So you’ve decided that your system needs to include a hydraulic circuit because electrical or mechanical power transmission just wouldn’t work for reasons of cost, force requirements, or otherwise. You understand the work that needs to be done by the actuators, but now need to specify components. This can be a series of painful and overwhelming decisions if you are not equipped to recognize the appropriate details.
A key component decision is the pump itself. Every hydraulic pump takes fluid from one side and moves it to the opposite side, but that’s about the only descriptor that applies universally. It’s up to you to decide countless other options that require an intimate understanding of the circuit. This blog is intended to outline the key questions that should be asked for every pump selection. Asking these questions should result in a productive and accurate approach to a new system for your company’s newest project.
Open Loop or Closed Loop?
In an open loop, the pump will draw fluid directly from a reservoir and provide flow to any number of actuators. The flow may or may not pass through valving to throttle it, direct it, or lower the pressure of it before being sent to the actuator(s). After flow passes through the actuator, it will ultimately return back to the tank.
In a closed loop, the pump draws from the flow that is coming back from the actuator that would be going back to the tank if it were an open loop. There is a small “charge” pump in addition to the main pump that draws oil directly from a reservoir. It then pumps oil into the main loop to keep it full and to force some oil back out through flushing valve(s) and pump/motor cases to be cooled, filtered, and recirculated. Closed loop pumps are generally more complicated internally because they need to tolerate pressure on both sides, A and B. There is no dedicated inlet or outlet.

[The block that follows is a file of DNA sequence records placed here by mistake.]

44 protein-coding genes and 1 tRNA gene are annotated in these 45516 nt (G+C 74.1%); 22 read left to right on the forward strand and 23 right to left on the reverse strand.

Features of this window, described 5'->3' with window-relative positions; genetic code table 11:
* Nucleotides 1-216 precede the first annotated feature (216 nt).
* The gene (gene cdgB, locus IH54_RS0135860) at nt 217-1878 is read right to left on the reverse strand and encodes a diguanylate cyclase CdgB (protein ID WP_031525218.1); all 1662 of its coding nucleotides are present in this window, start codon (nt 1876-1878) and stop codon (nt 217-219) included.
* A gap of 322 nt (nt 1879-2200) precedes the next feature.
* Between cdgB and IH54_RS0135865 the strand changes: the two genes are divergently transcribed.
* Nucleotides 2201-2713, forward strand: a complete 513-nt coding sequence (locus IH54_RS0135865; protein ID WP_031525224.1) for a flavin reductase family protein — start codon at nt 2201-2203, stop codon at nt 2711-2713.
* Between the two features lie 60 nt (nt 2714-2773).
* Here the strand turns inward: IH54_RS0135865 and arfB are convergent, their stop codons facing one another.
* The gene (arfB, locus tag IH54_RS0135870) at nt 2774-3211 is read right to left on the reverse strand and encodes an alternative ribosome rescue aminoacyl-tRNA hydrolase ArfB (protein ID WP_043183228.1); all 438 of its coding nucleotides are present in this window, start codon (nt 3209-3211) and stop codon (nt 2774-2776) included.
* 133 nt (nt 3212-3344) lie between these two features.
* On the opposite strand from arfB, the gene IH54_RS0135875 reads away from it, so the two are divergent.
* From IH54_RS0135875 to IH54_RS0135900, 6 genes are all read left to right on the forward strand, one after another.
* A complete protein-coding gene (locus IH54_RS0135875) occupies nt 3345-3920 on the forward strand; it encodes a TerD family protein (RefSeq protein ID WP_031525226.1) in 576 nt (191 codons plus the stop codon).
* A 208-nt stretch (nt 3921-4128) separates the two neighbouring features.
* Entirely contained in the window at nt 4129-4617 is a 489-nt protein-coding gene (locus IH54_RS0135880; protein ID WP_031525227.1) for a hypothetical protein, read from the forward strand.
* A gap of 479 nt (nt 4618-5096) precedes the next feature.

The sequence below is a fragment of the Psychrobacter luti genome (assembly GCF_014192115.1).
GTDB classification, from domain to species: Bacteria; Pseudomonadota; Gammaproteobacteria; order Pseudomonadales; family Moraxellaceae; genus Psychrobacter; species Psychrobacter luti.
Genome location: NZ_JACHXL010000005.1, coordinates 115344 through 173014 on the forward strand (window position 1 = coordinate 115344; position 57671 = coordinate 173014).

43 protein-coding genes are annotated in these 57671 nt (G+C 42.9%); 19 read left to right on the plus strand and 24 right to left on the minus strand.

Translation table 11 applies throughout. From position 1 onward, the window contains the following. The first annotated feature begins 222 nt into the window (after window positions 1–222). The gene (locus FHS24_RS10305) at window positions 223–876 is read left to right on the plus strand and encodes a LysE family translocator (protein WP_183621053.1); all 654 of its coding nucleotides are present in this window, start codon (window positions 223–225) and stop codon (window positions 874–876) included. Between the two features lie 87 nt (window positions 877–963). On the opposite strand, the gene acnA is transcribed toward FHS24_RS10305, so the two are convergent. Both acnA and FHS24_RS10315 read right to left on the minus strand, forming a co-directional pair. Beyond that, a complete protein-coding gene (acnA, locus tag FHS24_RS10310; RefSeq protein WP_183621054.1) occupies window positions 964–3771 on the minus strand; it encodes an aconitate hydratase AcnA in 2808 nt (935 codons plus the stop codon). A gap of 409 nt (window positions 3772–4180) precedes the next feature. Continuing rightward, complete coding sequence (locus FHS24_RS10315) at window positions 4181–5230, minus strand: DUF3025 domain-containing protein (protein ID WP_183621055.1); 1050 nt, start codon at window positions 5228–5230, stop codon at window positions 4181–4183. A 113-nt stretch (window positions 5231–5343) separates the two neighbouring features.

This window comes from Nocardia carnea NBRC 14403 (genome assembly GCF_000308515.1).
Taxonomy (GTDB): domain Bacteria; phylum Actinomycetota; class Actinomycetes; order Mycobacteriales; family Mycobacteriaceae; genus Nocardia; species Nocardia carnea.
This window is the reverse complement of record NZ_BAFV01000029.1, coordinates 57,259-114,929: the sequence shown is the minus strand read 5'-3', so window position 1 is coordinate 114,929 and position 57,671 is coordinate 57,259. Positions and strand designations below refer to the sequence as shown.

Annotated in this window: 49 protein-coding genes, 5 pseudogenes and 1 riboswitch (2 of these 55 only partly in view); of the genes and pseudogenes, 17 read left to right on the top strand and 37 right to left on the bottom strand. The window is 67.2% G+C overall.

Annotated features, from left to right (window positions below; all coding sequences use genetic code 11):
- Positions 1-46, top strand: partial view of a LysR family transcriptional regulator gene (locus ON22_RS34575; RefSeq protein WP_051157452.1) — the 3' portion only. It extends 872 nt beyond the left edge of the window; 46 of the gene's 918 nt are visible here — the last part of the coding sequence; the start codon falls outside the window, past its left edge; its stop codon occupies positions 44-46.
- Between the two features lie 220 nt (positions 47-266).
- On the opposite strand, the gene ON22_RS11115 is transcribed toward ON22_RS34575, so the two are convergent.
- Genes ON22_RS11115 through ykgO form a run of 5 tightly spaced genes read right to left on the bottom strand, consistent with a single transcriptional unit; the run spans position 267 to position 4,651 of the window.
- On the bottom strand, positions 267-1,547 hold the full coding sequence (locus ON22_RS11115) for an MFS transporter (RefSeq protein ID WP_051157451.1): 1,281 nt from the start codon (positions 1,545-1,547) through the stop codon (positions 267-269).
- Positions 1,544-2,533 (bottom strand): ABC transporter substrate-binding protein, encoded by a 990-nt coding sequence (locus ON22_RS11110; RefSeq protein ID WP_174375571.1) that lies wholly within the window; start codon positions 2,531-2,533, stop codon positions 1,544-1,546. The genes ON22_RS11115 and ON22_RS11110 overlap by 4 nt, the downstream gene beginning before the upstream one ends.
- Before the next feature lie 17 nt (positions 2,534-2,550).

Closed loops are generally used for propel or mixer type applications where the direction of motion is directly controlled by the pump rather than a valve. The advantages include smooth actuation and the added benefit of hydrostatic braking (the downstream pressure buildup that inherently slows down the actuator(s) when the pump de-strokes). The closed loop also requires fewer components, which can result in lower cost and machine weight.
A Schematic Representation of a Closed Circuit Pump (Poclain Hydraulics)
Fixed Pump or Variable Pump
A fixed pump has a set amount of fluid that will be transferred during each revolution. There is no coming on or off stroke. Gear, vane, and piston pumps can all be fixed displacement. These pumps are simpler in design and of lower cost than their variable cousins. Unless your application requires it, don’t overcomplicate the design by using a variable pump where a fixed pump will do.
Examples of Fixed Displacement Pumps (Wikipedia)
A variable pump has an adjustable amount of flow that can be transferred during each revolution. It can fluctuate between zero or maximum flow, sometimes in both directions. The type of pump displacement control will decide how this fluctuation is managed. Piston pumps are the main candidates to be variable because the swashplate angle can be changed smoothly and infinitely. Some vane pumps are also variable.